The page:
Let Them Eat Steak!

When it comes to sacrificing in order to reduce one’s carbon footprint, the buck stops for most at a luxury with which one cannot part: the feel of security in an SUV, the ability to travel to the far corners of the world propelled by jet fuel, the ease and convenience of a disposable lifestyle. For me, the buck stops at steak. Vegetarians have a myriad of motivations for their dietary limits, and many have made the move away from a carnivorous lifestyle in an effort to reduce their footprint, in terms of the carbon and methane expelled from preparing land for and raising and shipping livestock. Nutritional benefits of cutting red meat from your diet aside, the reality that red meat is around 150% more GHG intensive than chicken or fish is enough to make any carbon conscience individual take pause. According to Associate Professor Christopher Weber of Carnegie Mellon University the switch from beef to chicken or fish for one meal a week “would reduce your total impact by about 1,000 miles in a standard car” 1.

I’ve battled this harsh reality (in a selfish attempt to satisfy my palate) with an effort to become a responsible consumer and carnivore. The key words to a guilt free filet mignon are: grassfed, local, and if at all possible, buy the whole cow. The first two of these have been explored in depth, (for those interested in further reading on the matter, please note the references below), the last of the three may seem preposterous and exorbitant, but it is easier done than said.

Most local ranchers or butchers will happily sell you meat in half cow or whole cow quantities, (at a price per pound that will literally save you hundreds). The financial advantage for producers being the same as buying a CSA share (Community Supported Agriculture): if you have the capital upfront you can budget the growing or rearing season a lot more effectively and with greater security. What this will require is a significant portion of your freezer set aside for your tasty cuts, or investing in an energy efficient freezer to house your grilling goods. When you pair local and grassfed with an in-house supply of protein, you’re accomplishing three major goals: (1) when you eat meat, you will have a constant supply of responsibly raised product without diverting to the McDonald’s down the street for an insatiable craving, (2) the transportation between restaurant/store is entirely cut out of the equation, (3) every part of the animal is used, maximizing the effort exerted to get it on your plate.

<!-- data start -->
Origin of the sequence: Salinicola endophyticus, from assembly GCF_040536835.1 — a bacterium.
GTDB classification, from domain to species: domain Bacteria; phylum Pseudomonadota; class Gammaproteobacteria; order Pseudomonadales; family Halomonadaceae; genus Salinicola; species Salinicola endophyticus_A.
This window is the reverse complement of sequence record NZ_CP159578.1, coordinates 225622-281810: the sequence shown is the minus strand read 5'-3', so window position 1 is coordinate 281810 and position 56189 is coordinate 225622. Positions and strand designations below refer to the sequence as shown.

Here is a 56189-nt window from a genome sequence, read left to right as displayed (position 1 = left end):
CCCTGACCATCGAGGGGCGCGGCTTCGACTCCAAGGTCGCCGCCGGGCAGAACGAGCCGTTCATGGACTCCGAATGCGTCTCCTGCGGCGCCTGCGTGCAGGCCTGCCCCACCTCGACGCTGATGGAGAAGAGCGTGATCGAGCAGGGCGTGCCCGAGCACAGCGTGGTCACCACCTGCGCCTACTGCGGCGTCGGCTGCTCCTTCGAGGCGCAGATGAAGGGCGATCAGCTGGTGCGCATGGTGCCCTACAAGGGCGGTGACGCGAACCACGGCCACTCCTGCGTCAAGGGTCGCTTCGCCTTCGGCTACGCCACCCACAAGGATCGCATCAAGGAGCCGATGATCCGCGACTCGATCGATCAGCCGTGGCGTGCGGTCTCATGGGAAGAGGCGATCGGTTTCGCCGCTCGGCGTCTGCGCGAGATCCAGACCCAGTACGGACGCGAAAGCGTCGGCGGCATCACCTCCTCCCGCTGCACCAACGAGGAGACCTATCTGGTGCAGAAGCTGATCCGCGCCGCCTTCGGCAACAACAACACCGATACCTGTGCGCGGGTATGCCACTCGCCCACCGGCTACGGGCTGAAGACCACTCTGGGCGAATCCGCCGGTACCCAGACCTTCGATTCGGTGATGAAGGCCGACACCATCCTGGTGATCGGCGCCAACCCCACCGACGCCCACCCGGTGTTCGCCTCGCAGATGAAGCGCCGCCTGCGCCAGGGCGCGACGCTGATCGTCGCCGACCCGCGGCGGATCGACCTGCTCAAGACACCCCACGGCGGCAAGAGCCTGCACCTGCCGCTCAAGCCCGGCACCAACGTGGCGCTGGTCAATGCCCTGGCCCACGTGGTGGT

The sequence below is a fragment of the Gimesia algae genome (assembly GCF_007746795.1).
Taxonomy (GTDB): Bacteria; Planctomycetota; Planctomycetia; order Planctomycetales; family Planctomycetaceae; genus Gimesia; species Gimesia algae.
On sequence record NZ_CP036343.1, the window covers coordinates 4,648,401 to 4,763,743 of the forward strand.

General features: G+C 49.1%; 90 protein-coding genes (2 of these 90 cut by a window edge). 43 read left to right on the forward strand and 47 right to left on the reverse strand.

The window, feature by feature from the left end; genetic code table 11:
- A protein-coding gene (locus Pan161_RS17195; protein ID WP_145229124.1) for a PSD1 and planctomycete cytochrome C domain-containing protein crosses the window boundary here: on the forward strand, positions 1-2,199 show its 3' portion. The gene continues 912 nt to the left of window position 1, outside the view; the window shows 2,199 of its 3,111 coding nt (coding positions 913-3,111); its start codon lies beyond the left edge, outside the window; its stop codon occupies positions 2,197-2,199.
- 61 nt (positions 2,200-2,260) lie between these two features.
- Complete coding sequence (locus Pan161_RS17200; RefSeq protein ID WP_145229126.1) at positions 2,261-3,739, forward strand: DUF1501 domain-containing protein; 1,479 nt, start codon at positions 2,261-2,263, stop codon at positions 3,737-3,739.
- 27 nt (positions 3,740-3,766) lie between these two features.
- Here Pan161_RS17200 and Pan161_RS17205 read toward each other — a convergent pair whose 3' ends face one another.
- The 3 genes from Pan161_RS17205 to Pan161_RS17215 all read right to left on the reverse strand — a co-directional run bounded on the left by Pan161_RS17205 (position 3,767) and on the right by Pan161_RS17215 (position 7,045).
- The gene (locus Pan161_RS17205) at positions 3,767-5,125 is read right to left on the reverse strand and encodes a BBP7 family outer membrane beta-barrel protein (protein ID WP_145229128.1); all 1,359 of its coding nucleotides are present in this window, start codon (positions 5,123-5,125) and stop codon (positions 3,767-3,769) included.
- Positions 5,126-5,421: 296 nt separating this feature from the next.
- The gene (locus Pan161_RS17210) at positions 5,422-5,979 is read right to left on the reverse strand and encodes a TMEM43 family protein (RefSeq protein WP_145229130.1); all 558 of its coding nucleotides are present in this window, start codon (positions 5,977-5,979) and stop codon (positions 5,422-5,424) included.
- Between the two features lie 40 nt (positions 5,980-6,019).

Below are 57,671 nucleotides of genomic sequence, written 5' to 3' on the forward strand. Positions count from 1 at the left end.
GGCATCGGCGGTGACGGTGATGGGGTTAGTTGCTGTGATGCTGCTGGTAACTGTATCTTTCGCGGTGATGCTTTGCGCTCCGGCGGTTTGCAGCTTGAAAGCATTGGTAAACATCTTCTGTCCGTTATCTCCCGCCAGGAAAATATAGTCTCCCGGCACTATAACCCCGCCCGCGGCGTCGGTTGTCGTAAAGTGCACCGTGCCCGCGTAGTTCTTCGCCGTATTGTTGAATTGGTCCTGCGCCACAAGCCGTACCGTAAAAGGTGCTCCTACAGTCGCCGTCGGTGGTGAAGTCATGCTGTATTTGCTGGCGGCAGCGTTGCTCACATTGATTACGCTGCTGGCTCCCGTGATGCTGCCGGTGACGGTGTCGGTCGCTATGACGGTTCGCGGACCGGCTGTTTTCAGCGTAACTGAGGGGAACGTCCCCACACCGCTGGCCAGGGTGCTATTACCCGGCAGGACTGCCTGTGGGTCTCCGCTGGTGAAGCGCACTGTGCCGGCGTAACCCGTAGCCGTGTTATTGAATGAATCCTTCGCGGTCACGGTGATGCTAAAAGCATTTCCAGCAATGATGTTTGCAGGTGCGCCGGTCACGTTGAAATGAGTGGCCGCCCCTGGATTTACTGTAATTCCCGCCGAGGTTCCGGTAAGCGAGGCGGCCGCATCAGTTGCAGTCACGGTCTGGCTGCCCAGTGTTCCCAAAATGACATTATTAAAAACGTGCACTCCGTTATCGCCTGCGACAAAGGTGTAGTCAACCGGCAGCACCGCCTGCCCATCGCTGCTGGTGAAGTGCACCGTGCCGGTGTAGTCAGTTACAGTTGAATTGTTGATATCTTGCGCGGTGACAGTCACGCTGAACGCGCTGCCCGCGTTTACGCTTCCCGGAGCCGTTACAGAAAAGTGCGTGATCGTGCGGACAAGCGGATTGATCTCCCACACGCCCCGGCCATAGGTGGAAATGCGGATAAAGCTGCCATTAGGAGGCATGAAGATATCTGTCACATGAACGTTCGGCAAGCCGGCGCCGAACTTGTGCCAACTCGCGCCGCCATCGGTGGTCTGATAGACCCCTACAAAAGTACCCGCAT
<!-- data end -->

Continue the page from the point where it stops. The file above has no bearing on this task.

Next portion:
Think of it as bombshell mentality without the nuclear fallout. Instead, your squirreling away allows for a kitchen stocked with prime cuts, endless culinary possibilities, a major contribution towards your local producer and an additional subtraction from your carbon footprint -- without all that tofu-nkiness.

1. Christopher L. Weber and Scott Matthews. Environmental Science & Technology. 2009, 43 (10), 3984. (Online site: http://pubs.acs.org/doi/full/10.1021/es702969f)

Must See:
American Grassfed Association: www.americangrassfed.org
A look at a specific farm making it work: Joel Salatin’s Polyface Farm- www.polyfacefarms.com

Must Read (the basics):
Pollan, Michael. Omnivore’s Dilemma. New York: Penguin Press, 2006.
McKibben, Bill. Deep Economy. New York: Times Books, 2007.

Where I buy my meat in New York:
Marlow and Daughters, 95 Broadway, Brooklyn, NY 11211. Phone #718-388-5700
And, yes, they will sell you a side of a cow, a half cow or even a whole cow!